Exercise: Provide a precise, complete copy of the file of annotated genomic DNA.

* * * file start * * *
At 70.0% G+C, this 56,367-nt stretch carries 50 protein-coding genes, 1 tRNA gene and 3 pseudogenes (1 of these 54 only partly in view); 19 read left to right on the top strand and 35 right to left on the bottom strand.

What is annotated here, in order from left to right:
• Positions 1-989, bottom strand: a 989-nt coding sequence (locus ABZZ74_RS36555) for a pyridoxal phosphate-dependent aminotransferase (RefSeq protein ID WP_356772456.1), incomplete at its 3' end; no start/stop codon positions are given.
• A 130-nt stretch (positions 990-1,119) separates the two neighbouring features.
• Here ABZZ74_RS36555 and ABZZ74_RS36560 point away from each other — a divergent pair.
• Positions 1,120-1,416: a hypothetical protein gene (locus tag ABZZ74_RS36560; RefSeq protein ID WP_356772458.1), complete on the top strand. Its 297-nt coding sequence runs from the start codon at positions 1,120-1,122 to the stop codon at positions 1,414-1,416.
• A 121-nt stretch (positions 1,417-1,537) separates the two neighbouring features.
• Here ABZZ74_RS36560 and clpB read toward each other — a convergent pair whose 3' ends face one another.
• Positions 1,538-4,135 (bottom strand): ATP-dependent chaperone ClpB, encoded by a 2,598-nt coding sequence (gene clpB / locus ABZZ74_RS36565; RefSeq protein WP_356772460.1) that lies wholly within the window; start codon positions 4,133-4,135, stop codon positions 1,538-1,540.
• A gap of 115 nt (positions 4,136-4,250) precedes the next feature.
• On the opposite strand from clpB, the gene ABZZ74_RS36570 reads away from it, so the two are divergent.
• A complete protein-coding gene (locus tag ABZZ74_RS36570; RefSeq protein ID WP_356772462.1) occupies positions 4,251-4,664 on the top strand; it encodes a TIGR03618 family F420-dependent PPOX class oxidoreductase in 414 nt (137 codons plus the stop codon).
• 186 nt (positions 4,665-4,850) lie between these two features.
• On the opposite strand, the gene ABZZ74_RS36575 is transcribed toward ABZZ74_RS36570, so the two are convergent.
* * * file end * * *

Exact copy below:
At 70.0% G+C, this 56,367-nt stretch carries 50 protein-coding genes, 1 tRNA gene and 3 pseudogenes (1 of these 54 only partly in view); 19 read left to right on the top strand and 35 right to left on the bottom strand.

What is annotated here, in order from left to right:
• Positions 1-989, bottom strand: a 989-nt coding sequence (locus ABZZ74_RS36555) for a pyridoxal phosphate-dependent aminotransferase (RefSeq protein ID WP_356772456.1), incomplete at its 3' end; no start/stop codon positions are given.
• A 130-nt stretch (positions 990-1,119) separates the two neighbouring features.
• Here ABZZ74_RS36555 and ABZZ74_RS36560 point away from each other — a divergent pair.
• Positions 1,120-1,416: a hypothetical protein gene (locus tag ABZZ74_RS36560; RefSeq protein ID WP_356772458.1), complete on the top strand. Its 297-nt coding sequence runs from the start codon at positions 1,120-1,122 to the stop codon at positions 1,414-1,416.
• A 121-nt stretch (positions 1,417-1,537) separates the two neighbouring features.
• Here ABZZ74_RS36560 and clpB read toward each other — a convergent pair whose 3' ends face one another.
• Positions 1,538-4,135 (bottom strand): ATP-dependent chaperone ClpB, encoded by a 2,598-nt coding sequence (gene clpB / locus ABZZ74_RS36565; RefSeq protein WP_356772460.1) that lies wholly within the window; start codon positions 4,133-4,135, stop codon positions 1,538-1,540.
• A gap of 115 nt (positions 4,136-4,250) precedes the next feature.
• On the opposite strand from clpB, the gene ABZZ74_RS36570 reads away from it, so the two are divergent.
• A complete protein-coding gene (locus tag ABZZ74_RS36570; RefSeq protein ID WP_356772462.1) occupies positions 4,251-4,664 on the top strand; it encodes a TIGR03618 family F420-dependent PPOX class oxidoreductase in 414 nt (137 codons plus the stop codon).
• 186 nt (positions 4,665-4,850) lie between these two features.
• On the opposite strand, the gene ABZZ74_RS36575 is transcribed toward ABZZ74_RS36570, so the two are convergent.